Berislav

--
If the Internet is a Marx Brothers movie, and Web, e-mail, and IRC are
Groucho, Chico, and Harpo, then Usenet is Zeppo.
Jul 20 '05 #9

P: n/a
Berislav Lopac wrote:
"CSS" is not an acronym, though.
What it is if not an acronym? 'CSS' is an acronym; 'abbr' is an
abbreviation.


An acronym is usually defined as being pronounceable as a word, like
NATO. abbr is indeed an abbreviation, but so is ICBM and CSS. These are
initial-type abbreviations, whereas abbr is a contraction-type
abbreviation (my terms).

These definitions are quite woolly, though...

--
Mark.
Jul 20 '05 #10

P: n/a
"Berislav Lopac" <be************@dimedia.hr> wrote:
Alan J. Flavell wrote:

"CSS" is not an acronym, though.


What it is if not an acronym? 'CSS' is an acronym;


How do you pronounce it then? Unless you prononce it as a word it
can't be an acronym.

Steve

--
"My theories appal you, my heresies outrage you,
I never answer letters and you don't like my tie." - The Doctor

Steve Pugh <st***@pugh.net> <http://steve.pugh.net/>
Jul 20 '05 #11

P: n/a
On Thu, 17 Jun 2004, Berislav Lopac wrote:
Alan J. Flavell wrote:
"CSS" is not an acronym, though.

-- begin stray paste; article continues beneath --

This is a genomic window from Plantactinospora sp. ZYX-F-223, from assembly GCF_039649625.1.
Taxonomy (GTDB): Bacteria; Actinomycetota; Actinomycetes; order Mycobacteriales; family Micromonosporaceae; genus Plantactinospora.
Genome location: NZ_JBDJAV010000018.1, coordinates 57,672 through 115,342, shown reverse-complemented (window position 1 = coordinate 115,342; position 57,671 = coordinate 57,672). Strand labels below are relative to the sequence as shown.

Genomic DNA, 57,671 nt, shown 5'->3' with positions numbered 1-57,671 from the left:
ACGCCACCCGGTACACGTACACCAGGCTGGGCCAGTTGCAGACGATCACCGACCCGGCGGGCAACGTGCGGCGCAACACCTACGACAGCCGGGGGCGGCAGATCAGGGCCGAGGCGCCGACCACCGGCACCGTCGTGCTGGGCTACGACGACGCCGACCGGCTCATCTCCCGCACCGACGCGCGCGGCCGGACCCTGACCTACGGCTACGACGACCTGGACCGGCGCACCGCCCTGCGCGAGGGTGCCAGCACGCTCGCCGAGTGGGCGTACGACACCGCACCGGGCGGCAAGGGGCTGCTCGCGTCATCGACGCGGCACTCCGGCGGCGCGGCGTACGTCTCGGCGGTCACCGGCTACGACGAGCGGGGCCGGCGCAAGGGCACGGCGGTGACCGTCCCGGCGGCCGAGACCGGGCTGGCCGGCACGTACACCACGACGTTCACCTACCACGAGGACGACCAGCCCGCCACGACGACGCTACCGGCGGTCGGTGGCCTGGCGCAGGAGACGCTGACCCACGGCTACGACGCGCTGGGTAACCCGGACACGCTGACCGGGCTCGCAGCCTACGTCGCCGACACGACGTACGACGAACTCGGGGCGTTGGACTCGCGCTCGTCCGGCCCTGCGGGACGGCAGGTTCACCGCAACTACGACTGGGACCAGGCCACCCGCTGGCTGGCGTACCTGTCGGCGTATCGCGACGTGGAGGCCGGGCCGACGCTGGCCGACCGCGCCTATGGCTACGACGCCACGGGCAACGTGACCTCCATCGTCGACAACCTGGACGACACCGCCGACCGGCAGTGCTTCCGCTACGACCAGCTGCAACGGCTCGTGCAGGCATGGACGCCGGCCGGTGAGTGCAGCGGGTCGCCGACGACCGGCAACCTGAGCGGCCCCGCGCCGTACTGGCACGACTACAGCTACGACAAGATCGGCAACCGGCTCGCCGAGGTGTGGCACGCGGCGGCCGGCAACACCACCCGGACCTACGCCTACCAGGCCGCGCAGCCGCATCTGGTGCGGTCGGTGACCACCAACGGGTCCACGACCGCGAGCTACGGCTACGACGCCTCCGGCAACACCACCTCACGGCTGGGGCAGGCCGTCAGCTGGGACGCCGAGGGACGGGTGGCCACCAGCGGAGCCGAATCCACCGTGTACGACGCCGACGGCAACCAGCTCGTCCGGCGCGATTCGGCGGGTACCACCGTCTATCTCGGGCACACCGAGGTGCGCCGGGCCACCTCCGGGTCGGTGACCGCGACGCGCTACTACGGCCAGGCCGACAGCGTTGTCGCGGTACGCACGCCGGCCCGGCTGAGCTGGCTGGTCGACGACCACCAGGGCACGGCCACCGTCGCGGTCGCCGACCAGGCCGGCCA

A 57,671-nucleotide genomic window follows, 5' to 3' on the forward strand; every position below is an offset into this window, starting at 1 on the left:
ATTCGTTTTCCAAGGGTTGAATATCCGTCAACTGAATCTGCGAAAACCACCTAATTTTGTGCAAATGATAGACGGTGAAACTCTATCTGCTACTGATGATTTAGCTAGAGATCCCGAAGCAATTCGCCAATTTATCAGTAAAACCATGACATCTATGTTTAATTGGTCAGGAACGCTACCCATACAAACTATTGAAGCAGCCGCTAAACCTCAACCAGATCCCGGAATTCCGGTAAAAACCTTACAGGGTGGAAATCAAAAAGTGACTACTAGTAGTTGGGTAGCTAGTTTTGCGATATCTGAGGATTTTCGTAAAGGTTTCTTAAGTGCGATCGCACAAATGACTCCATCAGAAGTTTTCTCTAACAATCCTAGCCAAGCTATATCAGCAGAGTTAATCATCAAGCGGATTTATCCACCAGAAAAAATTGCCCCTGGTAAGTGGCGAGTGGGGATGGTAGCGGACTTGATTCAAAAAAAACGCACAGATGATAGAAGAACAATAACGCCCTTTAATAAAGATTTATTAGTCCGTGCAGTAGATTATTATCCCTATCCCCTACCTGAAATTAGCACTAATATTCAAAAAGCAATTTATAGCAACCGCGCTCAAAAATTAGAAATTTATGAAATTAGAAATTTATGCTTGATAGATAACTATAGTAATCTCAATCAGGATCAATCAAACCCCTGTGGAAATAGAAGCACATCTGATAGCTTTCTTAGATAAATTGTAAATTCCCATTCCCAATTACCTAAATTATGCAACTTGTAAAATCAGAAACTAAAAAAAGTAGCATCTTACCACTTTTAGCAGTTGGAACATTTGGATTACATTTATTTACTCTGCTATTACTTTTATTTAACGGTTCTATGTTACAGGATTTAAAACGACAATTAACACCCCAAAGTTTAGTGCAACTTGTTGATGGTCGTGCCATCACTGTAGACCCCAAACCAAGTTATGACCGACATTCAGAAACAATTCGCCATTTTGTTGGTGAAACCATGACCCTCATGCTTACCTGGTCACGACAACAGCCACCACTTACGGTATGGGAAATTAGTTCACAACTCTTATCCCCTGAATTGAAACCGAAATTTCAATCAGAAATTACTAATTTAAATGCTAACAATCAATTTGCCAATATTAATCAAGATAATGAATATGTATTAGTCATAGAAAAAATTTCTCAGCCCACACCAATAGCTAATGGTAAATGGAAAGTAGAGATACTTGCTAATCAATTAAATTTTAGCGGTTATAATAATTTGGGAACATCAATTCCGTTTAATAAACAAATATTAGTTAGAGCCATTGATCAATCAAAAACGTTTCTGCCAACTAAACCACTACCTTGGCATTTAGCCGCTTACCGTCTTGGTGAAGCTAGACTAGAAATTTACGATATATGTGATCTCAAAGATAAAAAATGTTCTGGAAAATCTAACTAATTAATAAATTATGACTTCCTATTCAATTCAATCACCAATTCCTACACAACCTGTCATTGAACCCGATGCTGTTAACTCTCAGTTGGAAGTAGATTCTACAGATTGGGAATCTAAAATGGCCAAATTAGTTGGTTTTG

What it is if not an acronym?


There's lots of things that it's not. Acronym is only one of them.

I give you MEU2, Fowler ed. Gowers, for example, for respectable
discussion of these terms.
'CSS' is an acronym;
Merely repeating the disputed assertion doesn't make it any more or
less valid, though. The sloppy use of the precise term "acronym" to
refer to various kinds of abbreviation in casual speech really doesn't
help. Particularly as English already has a long-standing word,
"initialism", to refer to this kind of abbreviation, and doesn't need
to degrade the original meaning of the term "acronym" until they all
mean much the same thing.
'abbr' is an abbreviation.


Did I ever dispute that? "CSS" is an abbreviation (for which HTML has
a markup). It's also an initialism (for which HTML has no specific
markup). An acronym it is not, at least not in respectable company.
Jul 20 '05 #12

P: n/a
Tim
On Thu, 17 Jun 2004 06:07:10 +0000 (UTC),
"Jukka K. Korpela" <jk******@cs.tut.fi> posted:
For example, <h3><span>...</span></h3> lets the
author make the heading text just as wide as needed, e.g. in order to use
background that wide. For an inline element like <span> that's trivial,
but for a block element like <h3>, there's no practical way at present.


Have you ever tried restyling an h tag as an inline element? So far, on
the browsers I've tried it with, you can get the same effect.